Bad references can be bad news for employers

Inaccurate and negligent references or refusing to give one at all can lead to bad-faith damages
By Brian Smeenk
|Canadian Employment Law Today

There used to be no obligation on the part of employers to give reference letters. If they did, there was little chance they could be successfully sued for any negative statements. Reference letters were governed simply by defamation and human rights laws. However, things have changed and employers need to be careful when considering giving references.

Previously, an action against a former employer because of a bad reference could only succeed if the employee could prove two things: False statements were made about the employee and the statements were motivated by malice.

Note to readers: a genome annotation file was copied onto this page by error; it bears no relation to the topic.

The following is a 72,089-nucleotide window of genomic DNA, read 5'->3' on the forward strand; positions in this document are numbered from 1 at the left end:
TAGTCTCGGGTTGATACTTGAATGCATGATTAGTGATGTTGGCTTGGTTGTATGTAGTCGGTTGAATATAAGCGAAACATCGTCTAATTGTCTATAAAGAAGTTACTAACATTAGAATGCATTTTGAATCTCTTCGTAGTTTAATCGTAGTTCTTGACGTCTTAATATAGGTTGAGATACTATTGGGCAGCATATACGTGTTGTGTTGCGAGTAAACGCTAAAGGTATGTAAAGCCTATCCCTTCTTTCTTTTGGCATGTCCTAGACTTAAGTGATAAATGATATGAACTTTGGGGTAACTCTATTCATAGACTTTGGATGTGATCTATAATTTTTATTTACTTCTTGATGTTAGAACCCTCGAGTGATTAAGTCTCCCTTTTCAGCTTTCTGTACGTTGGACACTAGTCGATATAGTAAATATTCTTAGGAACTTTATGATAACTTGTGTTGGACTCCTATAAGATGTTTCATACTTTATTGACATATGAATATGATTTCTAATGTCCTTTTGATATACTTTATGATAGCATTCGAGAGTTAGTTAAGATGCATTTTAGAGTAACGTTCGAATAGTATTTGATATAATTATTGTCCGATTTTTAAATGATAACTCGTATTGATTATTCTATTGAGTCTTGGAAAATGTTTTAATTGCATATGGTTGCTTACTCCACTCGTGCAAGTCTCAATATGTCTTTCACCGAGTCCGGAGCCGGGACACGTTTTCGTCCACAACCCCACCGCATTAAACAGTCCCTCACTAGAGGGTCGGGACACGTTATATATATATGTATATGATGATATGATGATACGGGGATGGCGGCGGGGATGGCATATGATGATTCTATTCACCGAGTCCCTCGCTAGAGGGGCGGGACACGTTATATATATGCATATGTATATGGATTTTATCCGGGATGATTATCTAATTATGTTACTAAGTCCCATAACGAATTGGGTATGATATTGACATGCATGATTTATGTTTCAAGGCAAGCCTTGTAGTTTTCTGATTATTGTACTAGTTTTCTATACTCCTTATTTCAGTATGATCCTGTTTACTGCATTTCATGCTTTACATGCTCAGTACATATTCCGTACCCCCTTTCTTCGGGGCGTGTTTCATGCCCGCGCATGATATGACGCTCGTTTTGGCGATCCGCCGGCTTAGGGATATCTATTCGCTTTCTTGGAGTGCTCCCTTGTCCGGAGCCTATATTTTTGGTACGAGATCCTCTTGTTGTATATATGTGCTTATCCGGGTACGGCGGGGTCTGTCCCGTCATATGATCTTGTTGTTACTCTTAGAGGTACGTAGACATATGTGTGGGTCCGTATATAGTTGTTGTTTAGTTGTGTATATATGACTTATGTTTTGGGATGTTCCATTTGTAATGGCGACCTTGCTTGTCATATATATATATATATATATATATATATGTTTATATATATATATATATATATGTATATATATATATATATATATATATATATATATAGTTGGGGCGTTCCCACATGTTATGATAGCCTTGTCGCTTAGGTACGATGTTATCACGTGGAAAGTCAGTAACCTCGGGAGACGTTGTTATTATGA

This was the law for more than 200 years because the courts held it to be in the public interest that, in giving references, employers should be encouraged to express their honest opinions about a former employee. This protection, called qualified privilege, was only lost if the reference-giver was motivated to say something untrue by actual malice toward the employee. Otherwise, the defence of qualified privilege would be found to be “a complete answer to the claim” made by the disgruntled former employee as in